3264 Climate Change Impacts on Fisheries and Human Welfare

Friday, February 18, 2011: 10:00 AM
207B (Washington Convention Center )
Vicky Lam , University of British Columbia, Vancouver, BC, Canada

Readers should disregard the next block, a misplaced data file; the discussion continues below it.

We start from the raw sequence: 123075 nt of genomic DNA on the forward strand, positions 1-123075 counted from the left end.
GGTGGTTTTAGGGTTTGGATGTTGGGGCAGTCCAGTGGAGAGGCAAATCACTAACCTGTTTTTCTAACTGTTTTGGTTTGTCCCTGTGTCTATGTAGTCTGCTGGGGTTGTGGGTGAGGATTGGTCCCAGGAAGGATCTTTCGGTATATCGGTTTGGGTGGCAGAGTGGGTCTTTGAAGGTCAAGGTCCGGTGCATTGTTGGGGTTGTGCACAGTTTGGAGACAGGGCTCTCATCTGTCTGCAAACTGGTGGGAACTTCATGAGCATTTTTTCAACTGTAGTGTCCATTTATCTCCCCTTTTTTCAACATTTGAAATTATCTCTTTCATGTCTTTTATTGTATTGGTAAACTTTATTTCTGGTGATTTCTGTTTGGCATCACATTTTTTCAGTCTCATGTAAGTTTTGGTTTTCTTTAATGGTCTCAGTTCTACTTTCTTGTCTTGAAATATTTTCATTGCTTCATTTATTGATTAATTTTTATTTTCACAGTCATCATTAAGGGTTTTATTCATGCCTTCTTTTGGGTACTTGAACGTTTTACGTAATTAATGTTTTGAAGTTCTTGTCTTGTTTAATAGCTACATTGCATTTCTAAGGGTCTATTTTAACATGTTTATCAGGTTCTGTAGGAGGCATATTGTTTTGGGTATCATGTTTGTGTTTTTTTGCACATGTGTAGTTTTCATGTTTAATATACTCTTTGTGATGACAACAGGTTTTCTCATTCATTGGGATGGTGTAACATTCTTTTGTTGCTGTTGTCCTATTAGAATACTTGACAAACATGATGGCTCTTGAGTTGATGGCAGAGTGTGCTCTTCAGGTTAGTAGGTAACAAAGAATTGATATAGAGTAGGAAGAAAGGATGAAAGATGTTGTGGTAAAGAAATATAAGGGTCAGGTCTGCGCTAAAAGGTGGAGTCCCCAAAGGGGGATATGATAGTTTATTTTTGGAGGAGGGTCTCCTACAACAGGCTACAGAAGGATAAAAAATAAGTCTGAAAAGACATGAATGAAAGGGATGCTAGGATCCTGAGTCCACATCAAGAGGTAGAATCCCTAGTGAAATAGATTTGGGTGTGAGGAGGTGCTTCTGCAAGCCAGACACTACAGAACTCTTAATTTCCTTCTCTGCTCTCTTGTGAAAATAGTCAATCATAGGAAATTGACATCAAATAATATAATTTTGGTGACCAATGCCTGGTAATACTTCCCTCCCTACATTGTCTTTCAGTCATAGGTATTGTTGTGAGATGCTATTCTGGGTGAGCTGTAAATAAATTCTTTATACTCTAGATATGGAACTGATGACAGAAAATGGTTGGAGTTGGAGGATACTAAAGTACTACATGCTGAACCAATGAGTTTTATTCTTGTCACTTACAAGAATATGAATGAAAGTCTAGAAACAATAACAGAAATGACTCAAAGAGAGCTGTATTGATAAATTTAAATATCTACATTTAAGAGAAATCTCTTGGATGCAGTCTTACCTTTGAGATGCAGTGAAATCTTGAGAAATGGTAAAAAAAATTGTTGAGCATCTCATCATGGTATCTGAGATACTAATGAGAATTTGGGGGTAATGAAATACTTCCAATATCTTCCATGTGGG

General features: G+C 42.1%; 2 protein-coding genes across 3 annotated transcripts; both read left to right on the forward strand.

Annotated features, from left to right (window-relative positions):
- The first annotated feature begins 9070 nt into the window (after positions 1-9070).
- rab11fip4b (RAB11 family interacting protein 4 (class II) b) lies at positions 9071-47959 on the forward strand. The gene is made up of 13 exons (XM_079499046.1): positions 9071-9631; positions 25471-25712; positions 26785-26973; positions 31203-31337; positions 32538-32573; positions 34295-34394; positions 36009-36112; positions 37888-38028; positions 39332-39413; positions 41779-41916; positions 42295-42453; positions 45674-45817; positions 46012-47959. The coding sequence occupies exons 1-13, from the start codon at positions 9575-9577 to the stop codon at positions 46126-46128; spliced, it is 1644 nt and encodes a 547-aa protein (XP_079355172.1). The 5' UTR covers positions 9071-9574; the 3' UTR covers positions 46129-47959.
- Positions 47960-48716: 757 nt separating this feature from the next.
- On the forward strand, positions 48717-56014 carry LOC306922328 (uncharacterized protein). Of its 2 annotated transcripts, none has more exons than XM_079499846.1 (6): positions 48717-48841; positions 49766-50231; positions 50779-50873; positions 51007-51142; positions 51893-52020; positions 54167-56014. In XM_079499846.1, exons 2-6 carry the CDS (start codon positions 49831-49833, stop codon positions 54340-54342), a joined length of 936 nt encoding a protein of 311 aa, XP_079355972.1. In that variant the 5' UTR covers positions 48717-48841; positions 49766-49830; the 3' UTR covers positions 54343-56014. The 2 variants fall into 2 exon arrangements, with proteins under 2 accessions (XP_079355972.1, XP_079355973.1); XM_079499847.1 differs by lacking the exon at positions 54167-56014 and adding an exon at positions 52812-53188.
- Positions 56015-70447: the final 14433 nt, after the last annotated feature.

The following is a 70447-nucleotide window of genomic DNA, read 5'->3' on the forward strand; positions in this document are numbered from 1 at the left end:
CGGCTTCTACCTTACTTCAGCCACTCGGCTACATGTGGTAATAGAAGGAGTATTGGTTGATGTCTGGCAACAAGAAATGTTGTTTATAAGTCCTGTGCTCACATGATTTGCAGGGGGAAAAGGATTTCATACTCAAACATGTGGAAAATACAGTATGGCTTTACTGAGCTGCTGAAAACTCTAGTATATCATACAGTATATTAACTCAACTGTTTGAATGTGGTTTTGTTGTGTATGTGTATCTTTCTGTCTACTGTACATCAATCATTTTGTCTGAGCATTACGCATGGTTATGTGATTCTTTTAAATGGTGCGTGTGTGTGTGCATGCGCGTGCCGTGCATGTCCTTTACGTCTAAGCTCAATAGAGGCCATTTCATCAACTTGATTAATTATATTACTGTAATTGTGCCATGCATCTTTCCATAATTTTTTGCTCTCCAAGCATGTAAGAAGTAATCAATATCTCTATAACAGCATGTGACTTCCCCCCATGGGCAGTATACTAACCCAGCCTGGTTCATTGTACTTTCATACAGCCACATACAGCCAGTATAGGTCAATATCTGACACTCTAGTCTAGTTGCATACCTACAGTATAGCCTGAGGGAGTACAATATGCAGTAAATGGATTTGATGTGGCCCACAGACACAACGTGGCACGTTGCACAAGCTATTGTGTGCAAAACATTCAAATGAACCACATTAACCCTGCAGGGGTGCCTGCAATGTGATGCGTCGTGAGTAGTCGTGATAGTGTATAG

Anthropogenic climate change is considered a major driver of impacts on global marine fisheries that may have huge impacts on economics and livelihoods of our society. The predicted warming related change in ocean condition including ocean warming, acidification, changes in ocean circulation and chemistry will have large effects on the pattern and intensity of fishing activities and result in changes in fishing costs, the values of fisheries catch, and hence economic benefits. The shift in distribution and amount of economic benefits from fisheries may have great implications for the sustainability of fish stocks, marine conservation, food security, local economy, and fisheries management. Particularly, these impacts are unevenly distributed across countries at different geographic locations. In this study, we assess the potential direct impacts of global climate change on the economics of fisheries of all major countries and regions in the world in terms of landed values, fishing costs, sum of wages earned by fishers, profits made by fishing enterprises and economic rent. There are substantial differences in the economic impacts of fisheries by country and region. With these information, we identify countries which are more vulnerable to change in climate and its consequent impact on marine resources. These estimates are crucial in developing policies for avoiding, adapting and mitigating climate change impacts on the fisheries sector.